Dog Shooting "Trend" Reaches Chicago Suburbs
It's a truism that when you have three similar incidents, you get a full-blown trend. First there was the shooting of two "aggressive" dogs in a marijuana raid in Columbia. Then there was the senseless killing of Jade the terrier in Bellefontaine Neighbors. And now there is the murder of Joshua Funches in the Chicago suburb of University Park.
Image source Charles Clements shot and killed a neighbor who failed to keep his dog off Clements's perfectly-manicured lawn.
Perhaps it's not quite a trend since cops didn't do the shooting and the victim was a human, but it was still stupid and senseless and a dog was still involved.
According to a report by the Chicago Tribune, Funches, a 23-year-old bus driver and father of two, was walking his dog, a fox terrier named Gucci, on Sunday evening when Gucci stopped, raised his leg and proceeded to do what dogs do when they stop and raise their legs. Unfortunately, Gucci chose to take his potty break on Charles Clements' lawn.
Clements, neighbors told the Tribune, is a wee bit obsessive about his lawn. It frequently wins University Park's beautiful lawn award -- but beauty comes at a price. Clements is notorious for threatening anyone, children, adults and animals alike, who ventures to place a toe on the grass.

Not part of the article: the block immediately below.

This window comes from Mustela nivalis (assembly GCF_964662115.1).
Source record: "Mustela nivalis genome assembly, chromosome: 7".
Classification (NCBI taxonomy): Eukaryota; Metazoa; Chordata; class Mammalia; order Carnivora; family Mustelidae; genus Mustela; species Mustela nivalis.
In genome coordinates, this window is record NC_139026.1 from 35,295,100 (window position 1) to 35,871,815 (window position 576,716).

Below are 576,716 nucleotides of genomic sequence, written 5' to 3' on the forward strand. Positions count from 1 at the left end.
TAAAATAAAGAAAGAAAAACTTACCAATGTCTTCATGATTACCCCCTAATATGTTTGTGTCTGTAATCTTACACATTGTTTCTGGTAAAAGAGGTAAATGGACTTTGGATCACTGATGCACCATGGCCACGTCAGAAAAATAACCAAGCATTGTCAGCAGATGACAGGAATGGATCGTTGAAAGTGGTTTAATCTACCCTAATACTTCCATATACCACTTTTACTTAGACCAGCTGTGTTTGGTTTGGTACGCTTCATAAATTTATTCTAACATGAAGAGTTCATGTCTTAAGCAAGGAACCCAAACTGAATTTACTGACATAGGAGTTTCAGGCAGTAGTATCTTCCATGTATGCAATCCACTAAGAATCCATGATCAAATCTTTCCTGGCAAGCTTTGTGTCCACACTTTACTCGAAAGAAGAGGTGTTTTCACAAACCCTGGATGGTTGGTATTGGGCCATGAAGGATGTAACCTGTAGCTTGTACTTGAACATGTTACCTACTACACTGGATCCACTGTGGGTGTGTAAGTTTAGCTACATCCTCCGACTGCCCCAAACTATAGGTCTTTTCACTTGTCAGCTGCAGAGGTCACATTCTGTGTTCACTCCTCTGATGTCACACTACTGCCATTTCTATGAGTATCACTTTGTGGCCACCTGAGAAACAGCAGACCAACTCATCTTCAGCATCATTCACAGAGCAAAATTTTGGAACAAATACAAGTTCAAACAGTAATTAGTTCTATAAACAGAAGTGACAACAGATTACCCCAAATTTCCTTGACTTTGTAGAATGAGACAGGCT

Sunday night, Clements, a former Marine, happened to have a pistol on hand.
In the midst of a heated argument over Gucci's right to piss on the lawn, Clement pulled out the gun and pointed it at Funches. Witnesses say Funches taunted Clement, "Next time you pull out a pistol, why don't you use it?"
Clement did. Funches fell to the ground.
Clements went inside his house and changed his clothes. When University Park police arrived, he told them, "I knew you were coming for me. That's why I changed my clothes. I knew you were coming for me."
Before he pulled the trigger, he allegedly told Funches that he would be found innocent if arrested.
Clement is currently being held on $3 million bond and faces charges of first- and second-degree murder.
"It was all over a little wooden plaque," Funches' mother Patricia told the Tribune, referring to the town's beautification award. "It was a senseless death. How can you take a life for a piece of wood?"
No word on the fate of Gucci.